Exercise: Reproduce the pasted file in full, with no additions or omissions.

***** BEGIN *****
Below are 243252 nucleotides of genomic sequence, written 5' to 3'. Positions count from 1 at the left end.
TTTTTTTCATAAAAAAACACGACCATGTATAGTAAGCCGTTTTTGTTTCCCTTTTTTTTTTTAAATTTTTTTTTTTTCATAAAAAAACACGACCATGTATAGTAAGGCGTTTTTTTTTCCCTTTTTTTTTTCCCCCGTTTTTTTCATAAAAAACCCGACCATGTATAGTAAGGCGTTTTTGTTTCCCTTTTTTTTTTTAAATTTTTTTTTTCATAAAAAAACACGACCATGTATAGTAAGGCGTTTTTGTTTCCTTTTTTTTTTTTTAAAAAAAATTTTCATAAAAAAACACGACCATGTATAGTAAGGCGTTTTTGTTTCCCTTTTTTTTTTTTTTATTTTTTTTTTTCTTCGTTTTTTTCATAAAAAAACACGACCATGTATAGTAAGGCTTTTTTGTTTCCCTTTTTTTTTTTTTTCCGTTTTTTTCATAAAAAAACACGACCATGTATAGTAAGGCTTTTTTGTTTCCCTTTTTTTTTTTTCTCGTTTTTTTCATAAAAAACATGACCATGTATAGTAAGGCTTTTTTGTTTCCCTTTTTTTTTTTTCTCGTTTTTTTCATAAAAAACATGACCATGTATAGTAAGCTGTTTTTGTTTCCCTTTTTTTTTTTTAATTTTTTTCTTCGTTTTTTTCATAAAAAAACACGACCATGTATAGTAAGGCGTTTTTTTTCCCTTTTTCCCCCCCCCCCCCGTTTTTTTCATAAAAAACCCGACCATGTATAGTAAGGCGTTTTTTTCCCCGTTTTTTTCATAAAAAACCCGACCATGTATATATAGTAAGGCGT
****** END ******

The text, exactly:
Below are 243252 nucleotides of genomic sequence, written 5' to 3'. Positions count from 1 at the left end.
TTTTTTTCATAAAAAAACACGACCATGTATAGTAAGCCGTTTTTGTTTCCCTTTTTTTTTTTAAATTTTTTTTTTTTCATAAAAAAACACGACCATGTATAGTAAGGCGTTTTTTTTTCCCTTTTTTTTTTCCCCCGTTTTTTTCATAAAAAACCCGACCATGTATAGTAAGGCGTTTTTGTTTCCCTTTTTTTTTTTAAATTTTTTTTTTCATAAAAAAACACGACCATGTATAGTAAGGCGTTTTTGTTTCCTTTTTTTTTTTTTAAAAAAAATTTTCATAAAAAAACACGACCATGTATAGTAAGGCGTTTTTGTTTCCCTTTTTTTTTTTTTTATTTTTTTTTTTCTTCGTTTTTTTCATAAAAAAACACGACCATGTATAGTAAGGCTTTTTTGTTTCCCTTTTTTTTTTTTTTCCGTTTTTTTCATAAAAAAACACGACCATGTATAGTAAGGCTTTTTTGTTTCCCTTTTTTTTTTTTCTCGTTTTTTTCATAAAAAACATGACCATGTATAGTAAGGCTTTTTTGTTTCCCTTTTTTTTTTTTCTCGTTTTTTTCATAAAAAACATGACCATGTATAGTAAGCTGTTTTTGTTTCCCTTTTTTTTTTTTAATTTTTTTCTTCGTTTTTTTCATAAAAAAACACGACCATGTATAGTAAGGCGTTTTTTTTCCCTTTTTCCCCCCCCCCCCCGTTTTTTTCATAAAAAACCCGACCATGTATAGTAAGGCGTTTTTTTCCCCGTTTTTTTCATAAAAAACCCGACCATGTATATATAGTAAGGCGT